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Gerald Lopez

Spices - Medicines in the Kitchen

by Gerald Lopez, LLB; Dip.Ayurvedic Medicine

Ayurvedic medicine has used spices for thousands of years, and recognised their value long before the Europeans sailed the oceans for spice trading.

Spices are medinal powerhouses

Spices are medicinal powerhouses, containing hundreds of volatile oils and other potent ingredients. For example, the essential oil of clove is the strongest antioxidant known, and the oils of some spices are more powerful than most man-made disinfectants.

While westerners generally assumed that spices were just for making food taste better - no doubt an important factor in optimising digestion - science is now showing what ayurvedics have known all along: that every spice has a multitude of properties valuable for maintaining health.

By becoming familiar with spices and their properties, you can use them wisely to alleviate mild illnesses and boost health. In very small doses, spices are especially useful for common children's ailments.


Called the "Universal Medicine" in Sanskrit, ginger is a pungent, warming spice that commonly gives delicious flavour to Indian cooking. It stimulates digestion, alleviates nausea and clears wind. It stimulates circulation and helps clear the lungs and sinuses. For colds and coughs, drink ginger tea with some honey. It is an anti-inflammatory and used for arthritic conditions, cramps and pain.

Black pepper

A more commonly used spice in western cooking, black pepper is hot and pungent. It is one of the most powerful digestive stimulants, and works well with ginger. By activating digestion, it helps alleviate sluggishness and boosts metabolism. Black pepper helps clear nasal, sinus and lung congestion - liquefying sticky phlegm and then drying it up. Use very sparingly, especially with children and individuals with "hot" (Pitta) body types.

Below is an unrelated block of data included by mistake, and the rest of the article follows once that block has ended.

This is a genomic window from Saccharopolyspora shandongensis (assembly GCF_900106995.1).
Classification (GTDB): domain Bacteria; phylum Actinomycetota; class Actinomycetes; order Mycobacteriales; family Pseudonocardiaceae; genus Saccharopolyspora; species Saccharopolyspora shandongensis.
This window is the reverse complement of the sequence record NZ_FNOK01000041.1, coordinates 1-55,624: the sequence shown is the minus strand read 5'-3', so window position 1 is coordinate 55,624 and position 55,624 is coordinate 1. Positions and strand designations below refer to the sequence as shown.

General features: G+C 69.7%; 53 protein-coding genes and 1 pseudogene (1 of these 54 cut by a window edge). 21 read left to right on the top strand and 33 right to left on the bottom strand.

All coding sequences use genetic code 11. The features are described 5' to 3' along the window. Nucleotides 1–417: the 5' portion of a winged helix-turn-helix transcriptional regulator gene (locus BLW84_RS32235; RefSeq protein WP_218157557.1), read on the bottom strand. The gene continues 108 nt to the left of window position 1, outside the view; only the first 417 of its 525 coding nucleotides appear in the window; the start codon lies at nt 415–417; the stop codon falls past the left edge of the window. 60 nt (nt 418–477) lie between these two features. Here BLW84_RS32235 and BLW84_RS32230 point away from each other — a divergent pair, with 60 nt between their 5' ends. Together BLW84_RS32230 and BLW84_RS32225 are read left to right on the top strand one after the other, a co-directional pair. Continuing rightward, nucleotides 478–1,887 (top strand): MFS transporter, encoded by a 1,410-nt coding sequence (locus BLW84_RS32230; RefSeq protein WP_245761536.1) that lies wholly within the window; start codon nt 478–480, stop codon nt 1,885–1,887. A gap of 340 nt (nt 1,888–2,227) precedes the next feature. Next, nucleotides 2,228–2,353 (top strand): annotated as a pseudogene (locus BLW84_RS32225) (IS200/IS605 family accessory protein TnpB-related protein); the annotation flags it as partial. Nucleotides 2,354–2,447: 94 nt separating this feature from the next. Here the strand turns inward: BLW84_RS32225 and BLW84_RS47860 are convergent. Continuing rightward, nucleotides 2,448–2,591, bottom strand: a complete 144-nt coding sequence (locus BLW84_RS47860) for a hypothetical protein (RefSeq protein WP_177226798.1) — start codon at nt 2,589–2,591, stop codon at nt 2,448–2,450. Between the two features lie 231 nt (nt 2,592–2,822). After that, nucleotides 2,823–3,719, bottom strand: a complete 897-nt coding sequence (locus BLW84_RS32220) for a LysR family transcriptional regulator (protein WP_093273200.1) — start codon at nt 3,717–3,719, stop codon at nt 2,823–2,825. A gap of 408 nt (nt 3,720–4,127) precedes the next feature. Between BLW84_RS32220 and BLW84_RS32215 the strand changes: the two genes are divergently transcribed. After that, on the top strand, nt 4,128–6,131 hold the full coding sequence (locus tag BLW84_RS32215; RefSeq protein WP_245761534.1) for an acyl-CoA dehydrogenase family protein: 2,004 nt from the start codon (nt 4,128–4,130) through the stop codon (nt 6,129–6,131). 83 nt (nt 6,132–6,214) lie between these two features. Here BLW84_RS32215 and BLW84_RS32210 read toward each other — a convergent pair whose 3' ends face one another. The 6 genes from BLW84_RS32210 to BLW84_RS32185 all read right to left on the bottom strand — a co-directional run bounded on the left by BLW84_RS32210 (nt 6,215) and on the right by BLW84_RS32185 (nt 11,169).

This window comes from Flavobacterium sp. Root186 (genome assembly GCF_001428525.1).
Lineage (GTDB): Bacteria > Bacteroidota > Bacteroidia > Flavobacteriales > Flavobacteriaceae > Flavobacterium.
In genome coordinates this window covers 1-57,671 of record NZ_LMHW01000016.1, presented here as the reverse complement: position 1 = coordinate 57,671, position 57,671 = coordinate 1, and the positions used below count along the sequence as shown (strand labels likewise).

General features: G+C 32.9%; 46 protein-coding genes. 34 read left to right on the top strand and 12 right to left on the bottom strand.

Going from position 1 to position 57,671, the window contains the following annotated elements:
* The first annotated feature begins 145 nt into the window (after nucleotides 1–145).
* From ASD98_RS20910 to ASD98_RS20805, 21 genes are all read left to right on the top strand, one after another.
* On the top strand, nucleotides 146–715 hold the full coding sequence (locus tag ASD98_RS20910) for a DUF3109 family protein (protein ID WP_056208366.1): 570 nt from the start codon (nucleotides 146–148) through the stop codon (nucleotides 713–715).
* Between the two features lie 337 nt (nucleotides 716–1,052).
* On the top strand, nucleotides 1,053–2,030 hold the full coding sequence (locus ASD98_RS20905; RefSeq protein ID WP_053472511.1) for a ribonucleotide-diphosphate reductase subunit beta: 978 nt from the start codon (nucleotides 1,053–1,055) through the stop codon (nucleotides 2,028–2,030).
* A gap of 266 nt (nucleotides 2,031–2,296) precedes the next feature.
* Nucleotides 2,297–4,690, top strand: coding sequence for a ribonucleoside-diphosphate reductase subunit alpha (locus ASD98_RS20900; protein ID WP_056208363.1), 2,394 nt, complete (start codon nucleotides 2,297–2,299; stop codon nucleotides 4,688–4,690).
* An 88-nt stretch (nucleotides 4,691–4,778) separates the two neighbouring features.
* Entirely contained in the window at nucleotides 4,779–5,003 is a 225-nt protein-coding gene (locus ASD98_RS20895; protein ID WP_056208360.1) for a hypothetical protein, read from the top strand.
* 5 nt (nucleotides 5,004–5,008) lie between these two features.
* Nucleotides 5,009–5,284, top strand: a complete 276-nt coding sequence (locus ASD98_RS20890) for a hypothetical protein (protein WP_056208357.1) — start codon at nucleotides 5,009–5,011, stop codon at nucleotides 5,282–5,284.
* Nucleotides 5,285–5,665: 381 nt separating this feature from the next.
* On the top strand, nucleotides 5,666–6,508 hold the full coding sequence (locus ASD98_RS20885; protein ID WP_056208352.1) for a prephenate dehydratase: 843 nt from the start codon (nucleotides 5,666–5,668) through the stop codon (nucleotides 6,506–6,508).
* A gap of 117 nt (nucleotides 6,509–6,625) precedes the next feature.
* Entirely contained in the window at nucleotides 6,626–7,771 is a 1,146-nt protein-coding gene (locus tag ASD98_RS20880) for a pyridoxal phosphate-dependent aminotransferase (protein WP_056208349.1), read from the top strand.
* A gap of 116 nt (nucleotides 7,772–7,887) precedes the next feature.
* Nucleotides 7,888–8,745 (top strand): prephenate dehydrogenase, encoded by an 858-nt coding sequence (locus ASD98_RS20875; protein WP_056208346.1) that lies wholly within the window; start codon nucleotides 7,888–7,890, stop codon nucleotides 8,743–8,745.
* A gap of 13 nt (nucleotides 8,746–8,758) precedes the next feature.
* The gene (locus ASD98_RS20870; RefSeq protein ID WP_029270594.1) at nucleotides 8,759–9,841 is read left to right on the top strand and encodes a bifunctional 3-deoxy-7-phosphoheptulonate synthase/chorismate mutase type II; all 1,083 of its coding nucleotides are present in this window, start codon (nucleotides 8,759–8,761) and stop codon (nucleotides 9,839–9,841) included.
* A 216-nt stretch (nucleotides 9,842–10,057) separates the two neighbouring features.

A milder, cooler spice that balances digestion without over-stimulation. Slows food transport time in the intestines, increasing nutritional absorption and reducing loose stools. Cumin is the main ayurvedic spice for all sorts of digestive problems, and excellent for kids.


Another mild and cooling spice, coriander is often indicated for digestive problems. The leaf, called cilantro, helps balance the heating, over-stimulating effects of tomatoes, onions and other pungent vegetables and spices. Coriander is a diuretic and helps with urinary problems; and coriander tea is helpful to flush out toxins quickly, e.g. in allergic reactions.


A sweet, cooling spice that is often combined with cumin and coriander as a digestive mix. A mild tea can be made for colic in babies and children. Is combined with coriander for urinary problems. Great for helping digest dessert! Used for menstrual cramps and for promoting lactation in nursing mothers.